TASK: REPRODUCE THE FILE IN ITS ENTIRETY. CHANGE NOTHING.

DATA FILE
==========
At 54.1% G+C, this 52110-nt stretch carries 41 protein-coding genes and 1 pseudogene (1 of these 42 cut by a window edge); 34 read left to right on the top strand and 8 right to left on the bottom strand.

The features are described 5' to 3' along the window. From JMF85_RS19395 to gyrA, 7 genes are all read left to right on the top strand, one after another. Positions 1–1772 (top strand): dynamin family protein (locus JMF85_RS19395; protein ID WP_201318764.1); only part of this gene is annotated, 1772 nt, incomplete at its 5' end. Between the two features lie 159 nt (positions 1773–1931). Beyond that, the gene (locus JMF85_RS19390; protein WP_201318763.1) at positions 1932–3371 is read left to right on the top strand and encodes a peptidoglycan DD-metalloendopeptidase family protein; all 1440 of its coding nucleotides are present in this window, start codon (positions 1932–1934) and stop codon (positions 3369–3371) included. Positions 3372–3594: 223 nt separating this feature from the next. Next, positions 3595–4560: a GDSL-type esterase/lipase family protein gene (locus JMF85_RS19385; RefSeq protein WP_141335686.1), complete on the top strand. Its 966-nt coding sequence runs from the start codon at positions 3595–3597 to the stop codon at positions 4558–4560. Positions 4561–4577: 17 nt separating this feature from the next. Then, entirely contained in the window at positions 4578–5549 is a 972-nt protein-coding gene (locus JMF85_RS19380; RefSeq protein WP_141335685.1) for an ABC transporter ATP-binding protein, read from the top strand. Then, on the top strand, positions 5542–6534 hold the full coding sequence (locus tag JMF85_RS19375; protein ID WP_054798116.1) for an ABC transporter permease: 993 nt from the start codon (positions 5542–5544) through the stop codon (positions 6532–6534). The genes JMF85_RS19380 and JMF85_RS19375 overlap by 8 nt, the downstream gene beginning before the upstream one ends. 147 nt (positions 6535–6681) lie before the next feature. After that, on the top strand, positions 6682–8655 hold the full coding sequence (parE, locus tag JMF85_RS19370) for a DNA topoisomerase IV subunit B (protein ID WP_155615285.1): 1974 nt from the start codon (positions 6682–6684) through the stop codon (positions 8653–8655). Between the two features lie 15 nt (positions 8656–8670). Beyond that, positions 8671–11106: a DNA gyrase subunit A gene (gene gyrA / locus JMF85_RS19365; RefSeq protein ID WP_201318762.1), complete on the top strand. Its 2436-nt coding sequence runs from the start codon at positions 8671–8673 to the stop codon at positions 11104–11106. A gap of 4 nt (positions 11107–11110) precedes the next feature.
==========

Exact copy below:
At 54.1% G+C, this 52110-nt stretch carries 41 protein-coding genes and 1 pseudogene (1 of these 42 cut by a window edge); 34 read left to right on the top strand and 8 right to left on the bottom strand.

The features are described 5' to 3' along the window. From JMF85_RS19395 to gyrA, 7 genes are all read left to right on the top strand, one after another. Positions 1–1772 (top strand): dynamin family protein (locus JMF85_RS19395; protein ID WP_201318764.1); only part of this gene is annotated, 1772 nt, incomplete at its 5' end. Between the two features lie 159 nt (positions 1773–1931). Beyond that, the gene (locus JMF85_RS19390; protein WP_201318763.1) at positions 1932–3371 is read left to right on the top strand and encodes a peptidoglycan DD-metalloendopeptidase family protein; all 1440 of its coding nucleotides are present in this window, start codon (positions 1932–1934) and stop codon (positions 3369–3371) included. Positions 3372–3594: 223 nt separating this feature from the next. Next, positions 3595–4560: a GDSL-type esterase/lipase family protein gene (locus JMF85_RS19385; RefSeq protein WP_141335686.1), complete on the top strand. Its 966-nt coding sequence runs from the start codon at positions 3595–3597 to the stop codon at positions 4558–4560. Positions 4561–4577: 17 nt separating this feature from the next. Then, entirely contained in the window at positions 4578–5549 is a 972-nt protein-coding gene (locus JMF85_RS19380; RefSeq protein WP_141335685.1) for an ABC transporter ATP-binding protein, read from the top strand. Then, on the top strand, positions 5542–6534 hold the full coding sequence (locus tag JMF85_RS19375; protein ID WP_054798116.1) for an ABC transporter permease: 993 nt from the start codon (positions 5542–5544) through the stop codon (positions 6532–6534). The genes JMF85_RS19380 and JMF85_RS19375 overlap by 8 nt, the downstream gene beginning before the upstream one ends. 147 nt (positions 6535–6681) lie before the next feature. After that, on the top strand, positions 6682–8655 hold the full coding sequence (parE, locus tag JMF85_RS19370) for a DNA topoisomerase IV subunit B (protein ID WP_155615285.1): 1974 nt from the start codon (positions 6682–6684) through the stop codon (positions 8653–8655). Between the two features lie 15 nt (positions 8656–8670). Beyond that, positions 8671–11106: a DNA gyrase subunit A gene (gene gyrA / locus JMF85_RS19365; RefSeq protein ID WP_201318762.1), complete on the top strand. Its 2436-nt coding sequence runs from the start codon at positions 8671–8673 to the stop codon at positions 11104–11106. A gap of 4 nt (positions 11107–11110) precedes the next feature.